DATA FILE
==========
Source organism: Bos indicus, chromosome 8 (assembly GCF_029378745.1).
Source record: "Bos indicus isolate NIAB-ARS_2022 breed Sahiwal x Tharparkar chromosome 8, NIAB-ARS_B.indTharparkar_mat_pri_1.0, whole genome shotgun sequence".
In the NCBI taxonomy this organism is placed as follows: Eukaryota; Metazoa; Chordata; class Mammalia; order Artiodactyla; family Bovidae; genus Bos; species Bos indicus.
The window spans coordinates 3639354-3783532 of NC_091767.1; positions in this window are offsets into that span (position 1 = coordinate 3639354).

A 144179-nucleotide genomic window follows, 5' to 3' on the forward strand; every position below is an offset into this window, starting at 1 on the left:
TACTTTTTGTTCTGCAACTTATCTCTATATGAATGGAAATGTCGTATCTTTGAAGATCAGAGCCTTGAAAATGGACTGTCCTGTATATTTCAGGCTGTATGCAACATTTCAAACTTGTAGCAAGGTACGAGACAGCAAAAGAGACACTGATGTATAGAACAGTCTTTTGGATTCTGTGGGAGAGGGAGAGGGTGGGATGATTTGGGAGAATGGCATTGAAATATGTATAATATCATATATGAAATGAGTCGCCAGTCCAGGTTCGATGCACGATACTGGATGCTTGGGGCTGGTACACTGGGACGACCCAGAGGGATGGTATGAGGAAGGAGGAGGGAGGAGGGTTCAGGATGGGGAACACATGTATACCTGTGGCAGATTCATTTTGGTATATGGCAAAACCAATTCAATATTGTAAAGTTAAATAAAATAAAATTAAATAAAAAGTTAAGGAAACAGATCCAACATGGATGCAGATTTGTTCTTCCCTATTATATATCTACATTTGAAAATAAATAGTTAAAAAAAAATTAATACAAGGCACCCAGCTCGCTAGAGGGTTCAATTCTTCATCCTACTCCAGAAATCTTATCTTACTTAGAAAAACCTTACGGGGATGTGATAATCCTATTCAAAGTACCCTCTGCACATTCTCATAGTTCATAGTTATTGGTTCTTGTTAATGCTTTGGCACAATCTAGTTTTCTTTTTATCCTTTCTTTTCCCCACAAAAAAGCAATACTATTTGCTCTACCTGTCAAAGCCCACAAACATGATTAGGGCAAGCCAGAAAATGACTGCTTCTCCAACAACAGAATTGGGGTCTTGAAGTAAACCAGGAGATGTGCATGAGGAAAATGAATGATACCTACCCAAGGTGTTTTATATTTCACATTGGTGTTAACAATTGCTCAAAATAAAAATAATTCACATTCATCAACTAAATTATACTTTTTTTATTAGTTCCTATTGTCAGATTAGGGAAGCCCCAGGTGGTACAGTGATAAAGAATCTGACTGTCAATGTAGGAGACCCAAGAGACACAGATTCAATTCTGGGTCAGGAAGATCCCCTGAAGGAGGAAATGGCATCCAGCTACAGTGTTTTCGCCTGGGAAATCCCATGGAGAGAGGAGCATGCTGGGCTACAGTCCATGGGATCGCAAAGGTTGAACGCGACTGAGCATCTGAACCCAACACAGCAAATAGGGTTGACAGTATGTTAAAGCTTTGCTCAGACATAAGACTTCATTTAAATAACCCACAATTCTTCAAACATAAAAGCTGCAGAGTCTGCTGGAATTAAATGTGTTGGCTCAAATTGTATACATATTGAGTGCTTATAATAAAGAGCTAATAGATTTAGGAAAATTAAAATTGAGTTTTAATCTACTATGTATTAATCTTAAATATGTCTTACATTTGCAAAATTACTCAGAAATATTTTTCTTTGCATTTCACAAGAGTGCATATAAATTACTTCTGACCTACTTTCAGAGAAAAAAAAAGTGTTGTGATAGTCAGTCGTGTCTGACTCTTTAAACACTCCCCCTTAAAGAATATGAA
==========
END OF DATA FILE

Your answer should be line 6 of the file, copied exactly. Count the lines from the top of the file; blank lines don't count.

TACTTTTTGTTCTGCAACTTATCTCTATATGAATGGAAATGTCGTATCTTTGAAGATCAGAGCCTTGAAAATGGACTGTCCTGTATATTTCAGGCTGTATGCAACATTTCAAACTTGTAGCAAGGTACGAGACAGCAAAAGAGACACTGATGTATAGAACAGTCTTTTGGATTCTGTGGGAGAGGGAGAGGGTGGGATGATTTGGGAGAATGGCATTGAAATATGTATAATATCATATATGAAATGAGTCGCCAGTCCAGGTTCGATGCACGATACTGGATGCTTGGGGCTGGTACACTGGGACGACCCAGAGGGATGGTATGAGGAAGGAGGAGGGAGGAGGGTTCAGGATGGGGAACACATGTATACCTGTGGCAGATTCATTTTGGTATATGGCAAAACCAATTCAATATTGTAAAGTTAAATAAAATAAAATTAAATAAAAAGTTAAGGAAACAGATCCAACATGGATGCAGATTTGTTCTTCCCTATTATATATCTACATTTGAAAATAAATAGTTAAAAAAAAATTAATACAAGGCACCCAGCTCGCTAGAGGGTTCAATTCTTCATCCTACTCCAGAAATCTTATCTTACTTAGAAAAACCTTACGGGGATGTGATAATCCTATTCAAAGTACCCTCTGCACATTCTCATAGTTCATAGTTATTGGTTCTTGTTAATGCTTTGGCACAATCTAGTTTTCTTTTTATCCTTTCTTTTCCCCACAAAAAAGCAATACTATTTGCTCTACCTGTCAAAGCCCACAAACATGATTAGGGCAAGCCAGAAAATGACTGCTTCTCCAACAACAGAATTGGGGTCTTGAAGTAAACCAGGAGATGTGCATGAGGAAAATGAATGATACCTACCCAAGGTGTTTTATATTTCACATTGGTGTTAACAATTGCTCAAAATAAAAATAATTCACATTCATCAACTAAATTATACTTTTTTTATTAGTTCCTATTGTCAGATTAGGGAAGCCCCAGGTGGTACAGTGATAAAGAATCTGACTGTCAATGTAGGAGACCCAAGAGACACAGATTCAATTCTGGGTCAGGAAGATCCCCTGAAGGAGGAAATGGCATCCAGCTACAGTGTTTTCGCCTGGGAAATCCCATGGAGAGAGGAGCATGCTGGGCTACAGTCCATGGGATCGCAAAGGTTGAACGCGACTGAGCATCTGAACCCAACACAGCAAATAGGGTTGACAGTATGTTAAAGCTTTGCTCAGACATAAGACTTCATTTAAATAACCCACAATTCTTCAAACATAAAAGCTGCAGAGTCTGCTGGAATTAAATGTGTTGGCTCAAATTGTATACATATTGAGTGCTTATAATAAAGAGCTAATAGATTTAGGAAAATTAAAATTGAGTTTTAATCTACTATGTATTAATCTTAAATATGTCTTACATTTGCAAAATTACTCAGAAATATTTTTCTTTGCATTTCACAAGAGTGCATATAAATTACTTCTGACCTACTTTCAGAGAAAAAAAAAGTGTTGTGATAGTCAGTCGTGTCTGACTCTTTAAACACTCCCCCTTAAAGAATATGAA